At sunrise, these dates are also inverted, so that for morning apparitions of Mercury, the ecliptic makes its steepest angle to the horizon at the autumn equinox, and its shallowest angle to the horizon at the spring equinox.

Mercury's elliptical orbit

The orbits of the planets Mercury, Venus and Earth, drawn to scale. The orbit of Mercury is significantly non-circular. Click to expand.

A secondary effect is that Mercury is unusual among the planets for having a significantly non-circular orbit, which varies in its distance from the Sun by 52% between its closest approach (perihelion, labelled P in the diagram to the right) and greatest distance (aphelion, labelled A).

This means that Mercury's separation from the Sun at greatest elongation varies, depending where it lies relative to the aphelion or perihelion points of its orbit. In mid-September and mid-March, the Earth is well placed to view the long axis of Mercury's orbit edge-on.

So, if Mercury appears in the evening sky in mid-September, or in the morning sky in mid-March, then it appears more widely separated from the Sun than usual. Specifically, at each apparition, Mercury reaches a separation from the Sun of between 18 and 28°. During its Apr–Jun 1991 apparition, it will reach a maximum separation of 26° to the Sun's west at greatest elongation.

The optimum time for an apparition of Mercury

The maximum altitude of Mercury during all its morning apparitions between 2000 and 2050, as a function of the day of the year on which greatest western elongation occurs. Different colours show the altitudes observed from different latitudes. Click to expand.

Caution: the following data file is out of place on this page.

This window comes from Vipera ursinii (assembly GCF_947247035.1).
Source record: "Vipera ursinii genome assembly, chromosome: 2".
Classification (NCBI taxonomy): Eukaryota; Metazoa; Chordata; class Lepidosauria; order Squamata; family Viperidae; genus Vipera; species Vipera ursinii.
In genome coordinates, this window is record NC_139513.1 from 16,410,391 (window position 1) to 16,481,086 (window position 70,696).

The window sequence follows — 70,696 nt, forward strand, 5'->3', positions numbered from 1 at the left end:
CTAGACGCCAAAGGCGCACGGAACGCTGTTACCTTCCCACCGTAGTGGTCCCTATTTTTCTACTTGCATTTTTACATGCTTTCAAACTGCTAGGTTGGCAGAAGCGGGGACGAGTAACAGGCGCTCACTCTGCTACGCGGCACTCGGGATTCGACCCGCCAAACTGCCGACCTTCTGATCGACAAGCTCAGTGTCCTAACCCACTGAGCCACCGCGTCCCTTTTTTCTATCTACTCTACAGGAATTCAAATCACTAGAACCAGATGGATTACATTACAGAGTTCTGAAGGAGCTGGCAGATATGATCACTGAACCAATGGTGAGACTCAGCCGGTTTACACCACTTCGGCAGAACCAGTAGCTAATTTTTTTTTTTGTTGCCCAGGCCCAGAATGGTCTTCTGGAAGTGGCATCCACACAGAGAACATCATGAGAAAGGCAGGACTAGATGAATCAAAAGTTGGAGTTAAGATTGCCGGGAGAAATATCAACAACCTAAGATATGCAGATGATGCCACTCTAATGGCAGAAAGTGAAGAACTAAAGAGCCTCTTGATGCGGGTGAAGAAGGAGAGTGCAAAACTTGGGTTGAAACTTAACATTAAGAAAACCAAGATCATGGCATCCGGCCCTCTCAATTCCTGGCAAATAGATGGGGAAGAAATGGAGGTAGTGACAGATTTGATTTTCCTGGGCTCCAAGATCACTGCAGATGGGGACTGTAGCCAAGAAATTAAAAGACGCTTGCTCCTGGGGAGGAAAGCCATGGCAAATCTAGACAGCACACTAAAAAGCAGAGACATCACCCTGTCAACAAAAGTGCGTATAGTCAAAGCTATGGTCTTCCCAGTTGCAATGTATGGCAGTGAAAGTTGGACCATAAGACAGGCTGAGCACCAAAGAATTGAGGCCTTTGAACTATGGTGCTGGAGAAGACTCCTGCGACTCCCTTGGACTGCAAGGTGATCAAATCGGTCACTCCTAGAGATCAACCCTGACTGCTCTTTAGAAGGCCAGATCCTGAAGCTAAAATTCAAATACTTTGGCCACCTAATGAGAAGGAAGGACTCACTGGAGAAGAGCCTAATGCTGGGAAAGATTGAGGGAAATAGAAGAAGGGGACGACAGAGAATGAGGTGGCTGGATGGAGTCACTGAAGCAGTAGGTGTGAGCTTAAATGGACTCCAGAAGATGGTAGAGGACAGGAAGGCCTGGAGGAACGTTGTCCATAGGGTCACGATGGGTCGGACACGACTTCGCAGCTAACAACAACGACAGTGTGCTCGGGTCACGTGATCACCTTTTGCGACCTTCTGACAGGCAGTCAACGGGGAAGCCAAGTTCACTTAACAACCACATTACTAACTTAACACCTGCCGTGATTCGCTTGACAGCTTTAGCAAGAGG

The two effects described above are of similar magnitude, though the inclination of the ecliptic to the horizon is the more significant. They conspire to make Mercury much easier to observe from the southern hemisphere than from the north.

In the southern hemisphere, apparitions of Mercury which occur when the ecliptic plane is favourably inclined to the horizon also coincide with apparitions when Mercury is close to aphelion. In the northern hemisphere, unfortunately the opposite is true: when the ecliptic plane is favourably inclined, Mercury is close to perihelion.

The plot to the right shows the maximum altitude of Mercury during all its morning apparitions between 2000 and 2050, as observed from a range of different latitudes on Earth. The highest altitudes are seen exclusively from the southern hemisphere.

Mercury's position

The position of Mercury when it reaches greatest elongation will be:

Object Right Ascension Declination Constellation Magnitude Angular Size
Mercury 01h39m20s 6°53'N Pisces 0.4 8.2"
Sun 03h16m +18°09' Aries -26.7 31'39"

The coordinates above are given in J2000.0.

The sky on 30 November 2021
Sunrise
07:09
Sunset
16:49
Twilight ends
18:25
Twilight begins
05:33

26-day old moon
Waning Crescent

11%

26 days old

Planets
Rise Culm. Set
Mercury 07:19 12:03 16:47
Venus 10:25 15:00 19:35
Moon 02:32 08:38 14:38
Mars 05:44 10:47 15:50
Jupiter 12:05 17:21 22:37
Saturn 11:19 16:18 21:17
All times shown in EST.

Source

The circumstances of this event were computed using the DE430 planetary ephemeris published by the Jet Propulsion Laboratory (JPL).

This event was automatically generated by searching the ephemeris for planetary alignments which are of interest to amateur astronomers, and the text above was generated based on an estimate of your location.

Related news

12 May 1991  –  Mercury at greatest elongation west
20 May 1991  –  Mercury at highest altitude in morning sky
16 Jul 1991  –  Mercury at highest altitude in evening sky
24 Jul 1991  –  Mercury at greatest elongation east

Image credit

© NASA/JPL/MESSENGER